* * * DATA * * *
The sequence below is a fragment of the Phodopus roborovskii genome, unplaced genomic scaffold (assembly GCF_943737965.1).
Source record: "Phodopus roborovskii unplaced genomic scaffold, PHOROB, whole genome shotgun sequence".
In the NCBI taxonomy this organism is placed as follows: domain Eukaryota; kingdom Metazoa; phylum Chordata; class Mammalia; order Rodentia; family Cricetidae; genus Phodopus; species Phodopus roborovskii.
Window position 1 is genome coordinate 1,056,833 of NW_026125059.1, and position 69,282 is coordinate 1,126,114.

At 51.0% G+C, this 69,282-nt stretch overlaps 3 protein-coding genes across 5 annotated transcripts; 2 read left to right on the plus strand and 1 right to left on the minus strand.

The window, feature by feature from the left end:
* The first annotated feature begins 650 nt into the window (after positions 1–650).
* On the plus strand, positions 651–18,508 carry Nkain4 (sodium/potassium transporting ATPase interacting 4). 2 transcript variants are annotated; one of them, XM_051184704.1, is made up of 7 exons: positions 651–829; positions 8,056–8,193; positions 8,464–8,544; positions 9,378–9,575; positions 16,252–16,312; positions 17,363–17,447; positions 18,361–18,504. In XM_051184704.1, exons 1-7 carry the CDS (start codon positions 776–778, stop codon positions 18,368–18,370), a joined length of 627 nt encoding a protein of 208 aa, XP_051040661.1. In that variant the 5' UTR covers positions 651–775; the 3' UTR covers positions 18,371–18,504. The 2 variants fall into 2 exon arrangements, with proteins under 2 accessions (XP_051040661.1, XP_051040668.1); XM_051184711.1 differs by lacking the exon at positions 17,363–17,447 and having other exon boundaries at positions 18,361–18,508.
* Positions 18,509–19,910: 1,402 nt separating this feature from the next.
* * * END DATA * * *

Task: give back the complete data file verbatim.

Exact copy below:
The sequence below is a fragment of the Phodopus roborovskii genome, unplaced genomic scaffold (assembly GCF_943737965.1).
Source record: "Phodopus roborovskii unplaced genomic scaffold, PHOROB, whole genome shotgun sequence".
In the NCBI taxonomy this organism is placed as follows: domain Eukaryota; kingdom Metazoa; phylum Chordata; class Mammalia; order Rodentia; family Cricetidae; genus Phodopus; species Phodopus roborovskii.
Window position 1 is genome coordinate 1,056,833 of NW_026125059.1, and position 69,282 is coordinate 1,126,114.

At 51.0% G+C, this 69,282-nt stretch overlaps 3 protein-coding genes across 5 annotated transcripts; 2 read left to right on the plus strand and 1 right to left on the minus strand.

The window, feature by feature from the left end:
* The first annotated feature begins 650 nt into the window (after positions 1–650).
* On the plus strand, positions 651–18,508 carry Nkain4 (sodium/potassium transporting ATPase interacting 4). 2 transcript variants are annotated; one of them, XM_051184704.1, is made up of 7 exons: positions 651–829; positions 8,056–8,193; positions 8,464–8,544; positions 9,378–9,575; positions 16,252–16,312; positions 17,363–17,447; positions 18,361–18,504. In XM_051184704.1, exons 1-7 carry the CDS (start codon positions 776–778, stop codon positions 18,368–18,370), a joined length of 627 nt encoding a protein of 208 aa, XP_051040661.1. In that variant the 5' UTR covers positions 651–775; the 3' UTR covers positions 18,371–18,504. The 2 variants fall into 2 exon arrangements, with proteins under 2 accessions (XP_051040661.1, XP_051040668.1); XM_051184711.1 differs by lacking the exon at positions 17,363–17,447 and having other exon boundaries at positions 18,361–18,508.
* Positions 18,509–19,910: 1,402 nt separating this feature from the next.